I will offer an answer in terms of political terminology, but so first as a definition of "society," with the caveat that "community" might be equivalent to or at least a peculiar proper subset of "society."
Now, there's a naive "political compass" popular in various corners of the Internet, that tries to situate the right/left and freedom/authority dichotomies so as to yield the so-called compass. Notwithstanding its naivete, I will take this "model" as a point of departure in presenting my own. My motivation is trying to separate conservative/liberal (or conservative/progressive) from right/left, while showcasing the affinities between these categorizations, and in turn attempting to avoid prejudice against any of the four subcategories.
So, perhaps greatly oversimplifying what's at stake, let's say that the two freedom/authority vectors are (A) the range of punishable offenses and (B) the severity of attendant punishments. Factor in a simple min/max function, and you get the following "compass":
- Minimum A-range, minimum B-range: anarchism (for min(x) = 0), or then libertarianism or, I think, a peculiar option that Hannah Arendt spoke of as "isonomy" ("no rulers or ruled," but still not quite anarchism, somehow).
- Min(A), moderate(B): conservatism. Moderate(A), min(B): liberalism.
- Min(A), max(B): the Right. Max(A), min(B): the Left.
- Moderate(A, B): moderates/the Center.
- Moderate(A), max(B): nationalism. Max(A), moderate(B): socialism.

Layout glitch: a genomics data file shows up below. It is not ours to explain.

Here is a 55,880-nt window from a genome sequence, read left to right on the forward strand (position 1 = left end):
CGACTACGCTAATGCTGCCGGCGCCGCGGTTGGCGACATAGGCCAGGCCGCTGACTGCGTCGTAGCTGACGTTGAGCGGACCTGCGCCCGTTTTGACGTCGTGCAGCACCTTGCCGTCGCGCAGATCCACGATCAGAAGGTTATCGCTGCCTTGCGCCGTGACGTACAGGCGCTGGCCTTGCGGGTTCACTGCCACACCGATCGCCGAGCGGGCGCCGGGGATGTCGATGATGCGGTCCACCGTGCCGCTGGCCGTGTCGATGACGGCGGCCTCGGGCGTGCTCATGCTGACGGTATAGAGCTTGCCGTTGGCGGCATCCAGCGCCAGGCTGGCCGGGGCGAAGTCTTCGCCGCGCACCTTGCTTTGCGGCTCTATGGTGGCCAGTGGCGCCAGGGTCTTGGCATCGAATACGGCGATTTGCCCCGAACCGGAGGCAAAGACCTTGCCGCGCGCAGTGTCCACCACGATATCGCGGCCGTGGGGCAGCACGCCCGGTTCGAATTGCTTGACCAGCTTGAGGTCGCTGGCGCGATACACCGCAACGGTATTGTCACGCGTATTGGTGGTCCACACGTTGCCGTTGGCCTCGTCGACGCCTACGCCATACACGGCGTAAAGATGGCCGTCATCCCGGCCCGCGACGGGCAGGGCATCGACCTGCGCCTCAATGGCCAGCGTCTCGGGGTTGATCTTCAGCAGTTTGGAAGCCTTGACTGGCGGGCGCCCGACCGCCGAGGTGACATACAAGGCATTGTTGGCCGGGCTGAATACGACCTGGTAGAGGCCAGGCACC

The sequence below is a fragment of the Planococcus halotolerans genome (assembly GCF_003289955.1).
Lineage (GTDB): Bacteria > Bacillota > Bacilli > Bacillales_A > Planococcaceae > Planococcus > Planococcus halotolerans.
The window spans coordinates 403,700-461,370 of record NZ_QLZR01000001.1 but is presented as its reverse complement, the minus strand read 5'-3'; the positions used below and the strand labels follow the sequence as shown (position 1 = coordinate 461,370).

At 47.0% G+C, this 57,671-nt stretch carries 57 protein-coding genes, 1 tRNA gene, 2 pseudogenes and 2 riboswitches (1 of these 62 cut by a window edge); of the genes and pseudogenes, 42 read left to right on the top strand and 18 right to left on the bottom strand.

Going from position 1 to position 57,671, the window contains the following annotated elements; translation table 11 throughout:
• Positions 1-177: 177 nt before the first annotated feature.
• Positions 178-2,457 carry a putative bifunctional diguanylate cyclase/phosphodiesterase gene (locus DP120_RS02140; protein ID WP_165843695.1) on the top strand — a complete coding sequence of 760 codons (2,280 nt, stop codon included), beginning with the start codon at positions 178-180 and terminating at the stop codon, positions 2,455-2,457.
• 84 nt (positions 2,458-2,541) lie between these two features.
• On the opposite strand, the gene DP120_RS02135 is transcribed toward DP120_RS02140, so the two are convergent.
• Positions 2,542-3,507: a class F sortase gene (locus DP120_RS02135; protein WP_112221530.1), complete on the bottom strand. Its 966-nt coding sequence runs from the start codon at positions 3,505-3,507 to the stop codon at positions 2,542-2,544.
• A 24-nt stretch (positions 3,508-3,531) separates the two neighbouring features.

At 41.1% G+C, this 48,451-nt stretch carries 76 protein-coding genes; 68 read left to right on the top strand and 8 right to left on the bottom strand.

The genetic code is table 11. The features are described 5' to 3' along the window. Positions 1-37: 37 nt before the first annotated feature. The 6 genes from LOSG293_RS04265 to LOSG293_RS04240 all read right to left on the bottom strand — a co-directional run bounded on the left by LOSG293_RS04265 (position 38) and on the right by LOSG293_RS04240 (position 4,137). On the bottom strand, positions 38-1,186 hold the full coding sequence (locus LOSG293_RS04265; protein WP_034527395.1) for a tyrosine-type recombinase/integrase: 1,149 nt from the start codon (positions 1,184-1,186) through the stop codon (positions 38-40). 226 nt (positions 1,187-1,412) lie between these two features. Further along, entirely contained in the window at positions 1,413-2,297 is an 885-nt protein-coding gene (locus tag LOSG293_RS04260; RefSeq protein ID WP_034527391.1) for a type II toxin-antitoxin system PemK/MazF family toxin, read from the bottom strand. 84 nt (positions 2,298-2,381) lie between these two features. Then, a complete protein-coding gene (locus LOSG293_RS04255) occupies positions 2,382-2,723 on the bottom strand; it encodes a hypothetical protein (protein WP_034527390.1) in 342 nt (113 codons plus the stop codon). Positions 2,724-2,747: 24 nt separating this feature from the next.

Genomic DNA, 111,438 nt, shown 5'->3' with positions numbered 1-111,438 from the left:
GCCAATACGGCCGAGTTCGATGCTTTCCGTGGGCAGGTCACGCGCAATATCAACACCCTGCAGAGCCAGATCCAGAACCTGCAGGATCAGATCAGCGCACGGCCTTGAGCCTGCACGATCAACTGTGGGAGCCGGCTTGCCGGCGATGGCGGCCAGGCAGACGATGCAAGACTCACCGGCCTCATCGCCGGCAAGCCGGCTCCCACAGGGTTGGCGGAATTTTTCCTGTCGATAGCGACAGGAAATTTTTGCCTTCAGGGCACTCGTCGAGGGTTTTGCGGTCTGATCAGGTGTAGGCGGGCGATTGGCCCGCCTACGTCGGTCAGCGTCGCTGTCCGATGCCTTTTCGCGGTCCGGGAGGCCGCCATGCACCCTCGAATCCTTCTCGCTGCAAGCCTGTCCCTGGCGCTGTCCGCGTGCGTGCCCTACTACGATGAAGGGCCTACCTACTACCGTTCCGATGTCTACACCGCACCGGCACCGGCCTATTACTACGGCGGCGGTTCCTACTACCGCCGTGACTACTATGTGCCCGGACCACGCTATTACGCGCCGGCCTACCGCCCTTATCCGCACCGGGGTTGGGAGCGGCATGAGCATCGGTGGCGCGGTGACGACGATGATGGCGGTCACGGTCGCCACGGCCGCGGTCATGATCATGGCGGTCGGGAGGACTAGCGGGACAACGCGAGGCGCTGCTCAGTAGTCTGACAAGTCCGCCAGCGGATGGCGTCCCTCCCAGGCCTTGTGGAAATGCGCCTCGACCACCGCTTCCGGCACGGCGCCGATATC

- Max(A, B): national socialism, i.e. totalitarianism.
Historically, there is often a meaningful overlap between urban populations and liberal/Left perspectives, and between rural populations and conservative/Right perspectives. Modulo the nationalism/socialism dichotomy, this seems (to me) to become the assertion that nations and societies are similar entities, with nations being the spatial example of what societies are a temporal example of besides.
If a community is not merely a society/vice versa, then, perhaps the distinction lies in the scale: a community is a smaller temporal (and accompanying spatial) unit of the kind of structure that a (national) society is the broader-scale case of.
Caveat: again, I suspect I'm oversimplifying a lot of these terms' definitions/usages. I have not, for example, situated the concepts of empires or civilizations, here. Or, by default, so-called "secret societies" can hardly be as large (in time) as nations (in space). Anyway, though, I hope this "speculation" (or wordplay?) is relevant to your question!